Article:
Inedia is not simply a cultural titillation. It’s a finger pointing to our dysfunctional relationship to food—to wild excesses of sugar and salt; to fast and modified food; to wastage, spoilage and methane-belching animal farms; to eating disorders and childhood obesity; even, I suppose, to the weird ubiquity of weigh scales.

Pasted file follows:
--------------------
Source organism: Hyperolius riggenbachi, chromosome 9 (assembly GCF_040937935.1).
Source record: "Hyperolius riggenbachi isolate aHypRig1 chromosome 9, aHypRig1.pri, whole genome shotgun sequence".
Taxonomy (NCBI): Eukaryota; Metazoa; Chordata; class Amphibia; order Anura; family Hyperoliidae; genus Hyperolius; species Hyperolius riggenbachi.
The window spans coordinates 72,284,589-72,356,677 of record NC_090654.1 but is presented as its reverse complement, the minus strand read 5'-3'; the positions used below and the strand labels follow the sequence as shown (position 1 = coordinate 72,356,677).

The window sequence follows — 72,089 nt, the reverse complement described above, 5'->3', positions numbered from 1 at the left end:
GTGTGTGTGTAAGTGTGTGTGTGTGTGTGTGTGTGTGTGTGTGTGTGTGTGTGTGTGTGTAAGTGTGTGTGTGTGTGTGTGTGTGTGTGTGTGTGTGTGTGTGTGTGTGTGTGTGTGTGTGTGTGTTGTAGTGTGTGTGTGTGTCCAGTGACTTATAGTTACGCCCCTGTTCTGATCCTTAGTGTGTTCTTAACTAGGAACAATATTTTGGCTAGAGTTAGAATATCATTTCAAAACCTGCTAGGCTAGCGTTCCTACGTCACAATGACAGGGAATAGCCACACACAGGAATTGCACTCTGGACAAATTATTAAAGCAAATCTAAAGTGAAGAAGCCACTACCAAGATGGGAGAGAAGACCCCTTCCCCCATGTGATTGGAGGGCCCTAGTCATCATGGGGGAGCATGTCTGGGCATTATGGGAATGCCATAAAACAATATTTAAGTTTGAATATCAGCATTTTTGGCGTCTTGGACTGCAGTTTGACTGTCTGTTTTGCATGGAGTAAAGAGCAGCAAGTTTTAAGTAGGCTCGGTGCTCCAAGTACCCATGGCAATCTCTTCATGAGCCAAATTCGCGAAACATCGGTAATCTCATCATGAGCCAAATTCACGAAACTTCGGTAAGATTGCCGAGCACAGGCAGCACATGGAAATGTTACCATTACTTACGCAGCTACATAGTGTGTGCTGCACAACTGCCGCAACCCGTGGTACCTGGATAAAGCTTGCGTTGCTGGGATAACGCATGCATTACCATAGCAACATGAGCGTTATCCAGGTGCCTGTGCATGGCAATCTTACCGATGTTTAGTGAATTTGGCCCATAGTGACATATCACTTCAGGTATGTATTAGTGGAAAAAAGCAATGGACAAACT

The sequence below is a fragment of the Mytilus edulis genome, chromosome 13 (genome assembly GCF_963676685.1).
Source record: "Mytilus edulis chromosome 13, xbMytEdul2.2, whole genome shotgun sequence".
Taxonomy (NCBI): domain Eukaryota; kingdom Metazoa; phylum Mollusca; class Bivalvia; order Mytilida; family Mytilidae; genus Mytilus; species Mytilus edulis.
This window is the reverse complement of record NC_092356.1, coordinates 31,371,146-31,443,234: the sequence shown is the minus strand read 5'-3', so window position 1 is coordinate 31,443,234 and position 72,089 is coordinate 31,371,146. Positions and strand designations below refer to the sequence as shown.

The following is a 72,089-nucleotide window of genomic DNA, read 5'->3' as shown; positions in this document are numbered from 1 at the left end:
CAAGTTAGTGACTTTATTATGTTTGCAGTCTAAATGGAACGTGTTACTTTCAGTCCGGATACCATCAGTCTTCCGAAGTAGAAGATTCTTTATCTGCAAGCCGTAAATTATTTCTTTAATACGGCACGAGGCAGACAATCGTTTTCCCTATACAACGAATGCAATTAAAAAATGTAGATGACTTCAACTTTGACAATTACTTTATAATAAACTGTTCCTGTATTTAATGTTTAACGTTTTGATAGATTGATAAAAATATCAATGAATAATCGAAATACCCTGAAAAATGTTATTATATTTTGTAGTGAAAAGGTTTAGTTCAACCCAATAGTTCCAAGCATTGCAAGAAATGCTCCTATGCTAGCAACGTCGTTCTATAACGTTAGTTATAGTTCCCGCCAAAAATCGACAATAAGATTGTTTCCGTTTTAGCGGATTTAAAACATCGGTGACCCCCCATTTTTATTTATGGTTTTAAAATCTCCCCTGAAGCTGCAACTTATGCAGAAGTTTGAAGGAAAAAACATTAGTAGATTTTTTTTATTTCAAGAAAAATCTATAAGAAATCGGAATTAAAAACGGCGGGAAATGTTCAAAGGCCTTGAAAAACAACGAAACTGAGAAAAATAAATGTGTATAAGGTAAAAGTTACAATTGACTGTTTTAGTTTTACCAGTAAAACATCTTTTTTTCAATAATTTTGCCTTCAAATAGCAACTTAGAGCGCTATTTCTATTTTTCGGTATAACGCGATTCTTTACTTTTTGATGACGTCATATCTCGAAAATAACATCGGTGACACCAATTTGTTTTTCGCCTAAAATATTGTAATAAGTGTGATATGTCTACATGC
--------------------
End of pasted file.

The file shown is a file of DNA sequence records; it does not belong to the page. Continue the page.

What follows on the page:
Michael Pollan’s little dictum has resonance: “Eat food. Not too much. Mostly plants.”
Following his most memorable expedition, author/pyschonaut/anglophonic gentleman Aldous Huxley wrote to a friend to express his overwhelming realization that love is the primary and fundamental cosmic fact.
One of Michael Pollan’s primary sources for his book on psychedelic therapy was a scientist who, Pollan observed, “chose his words with a tweezer.” Lao Tzu would have approved. More words count less.